Manual Lymphatic Drainage
Why Do You Need Manual Lymphatic Drainage?
Swelling is normal after surgery or injury but persistent swelling is not. When tissues are damaged from tissue trauma, the lymphatic system works overtime to clear the area of cellular waste and defend the body from infection. This inflammation is a normal part of healing. It's the body's natural response to an injury. Lymphatic vessels are located in the layer right below the skin and above the muscle bed. These vessels drain areas of swelling and they act like sewer pipes under the skin.
When there's prolonged or excessive swelling, the fluid pulls on the tissues and the tension and irritation drives more scar tissue formation. This means more swelling, more scar tissue, more pain. One way you can alleviate swelling, tightness and pain is through manual lymphatic drainage or lymphatic massage. MLD is a great technique to promote recovery from surgeries, acute muscle or bone trauma, hematomas, and whiplash.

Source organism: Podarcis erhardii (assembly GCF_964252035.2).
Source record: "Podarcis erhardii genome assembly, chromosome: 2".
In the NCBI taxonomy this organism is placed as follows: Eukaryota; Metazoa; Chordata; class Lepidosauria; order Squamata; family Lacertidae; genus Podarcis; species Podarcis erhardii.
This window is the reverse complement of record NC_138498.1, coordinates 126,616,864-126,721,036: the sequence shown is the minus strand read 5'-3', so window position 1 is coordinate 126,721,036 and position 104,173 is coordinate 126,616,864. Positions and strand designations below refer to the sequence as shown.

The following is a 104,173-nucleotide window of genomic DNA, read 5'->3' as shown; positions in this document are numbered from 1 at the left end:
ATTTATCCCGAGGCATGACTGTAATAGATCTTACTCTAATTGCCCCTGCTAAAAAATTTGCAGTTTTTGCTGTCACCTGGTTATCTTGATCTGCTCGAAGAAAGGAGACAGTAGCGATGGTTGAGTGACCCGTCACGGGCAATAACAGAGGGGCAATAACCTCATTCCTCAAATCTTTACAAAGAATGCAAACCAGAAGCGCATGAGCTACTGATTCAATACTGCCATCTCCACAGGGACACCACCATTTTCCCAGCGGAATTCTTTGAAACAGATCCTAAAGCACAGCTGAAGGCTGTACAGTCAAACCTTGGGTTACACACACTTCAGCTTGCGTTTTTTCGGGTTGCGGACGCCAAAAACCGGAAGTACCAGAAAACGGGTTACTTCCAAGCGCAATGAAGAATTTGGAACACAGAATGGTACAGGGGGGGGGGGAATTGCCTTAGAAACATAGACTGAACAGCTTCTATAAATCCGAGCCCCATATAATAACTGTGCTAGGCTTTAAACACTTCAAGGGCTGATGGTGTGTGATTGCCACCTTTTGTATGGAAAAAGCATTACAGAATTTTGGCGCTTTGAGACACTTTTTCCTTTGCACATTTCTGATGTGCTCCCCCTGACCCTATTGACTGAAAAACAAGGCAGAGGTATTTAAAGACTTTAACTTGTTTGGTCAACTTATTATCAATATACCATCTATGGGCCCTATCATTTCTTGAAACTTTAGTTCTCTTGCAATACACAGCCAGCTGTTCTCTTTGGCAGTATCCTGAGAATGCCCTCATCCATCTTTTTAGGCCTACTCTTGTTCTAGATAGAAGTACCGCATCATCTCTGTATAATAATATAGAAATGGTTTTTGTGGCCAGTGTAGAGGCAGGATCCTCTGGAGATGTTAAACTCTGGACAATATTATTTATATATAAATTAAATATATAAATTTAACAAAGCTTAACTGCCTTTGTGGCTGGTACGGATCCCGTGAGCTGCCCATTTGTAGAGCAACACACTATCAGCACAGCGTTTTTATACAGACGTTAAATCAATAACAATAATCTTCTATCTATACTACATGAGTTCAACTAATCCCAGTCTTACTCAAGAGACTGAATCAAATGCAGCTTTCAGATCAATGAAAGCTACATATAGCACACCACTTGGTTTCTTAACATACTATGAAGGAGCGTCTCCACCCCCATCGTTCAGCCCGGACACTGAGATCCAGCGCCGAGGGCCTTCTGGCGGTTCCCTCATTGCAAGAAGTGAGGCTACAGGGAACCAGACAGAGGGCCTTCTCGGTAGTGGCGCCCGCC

Commonly referred to as MLD, Manual Lymphatic Drainage involves a hands on specific light skin stretch technique designed to move and redirect fluid (lymph and interstitial fluid) out of a swollen area into healthy lymph vessels. MLD is a technique used by trained therapists to move or reroute fluid to functioning lymph vessels and nodes.
Manual lymphatic drainage can usually start 48 hours after surgery. The technique feels like a gentle skin stretch that leaves your skin feeling lighter, less puffy and less painful. Lymphatic vessels are superficial so they don’t need to be pressed hard. Pushing hard closes the vessels. An experienced Manual Lymphatic Drainage therapist can help you with your swelling and speed up your recovery
Michelle Licha-Oros Medical Massage & Lymphatic Drainage Therapy is trained in the Vodder Technique earning her certification from Klose Training in 2010. Anyone seeking lymphatic drainage massage should reach out today- we’d be happy to help.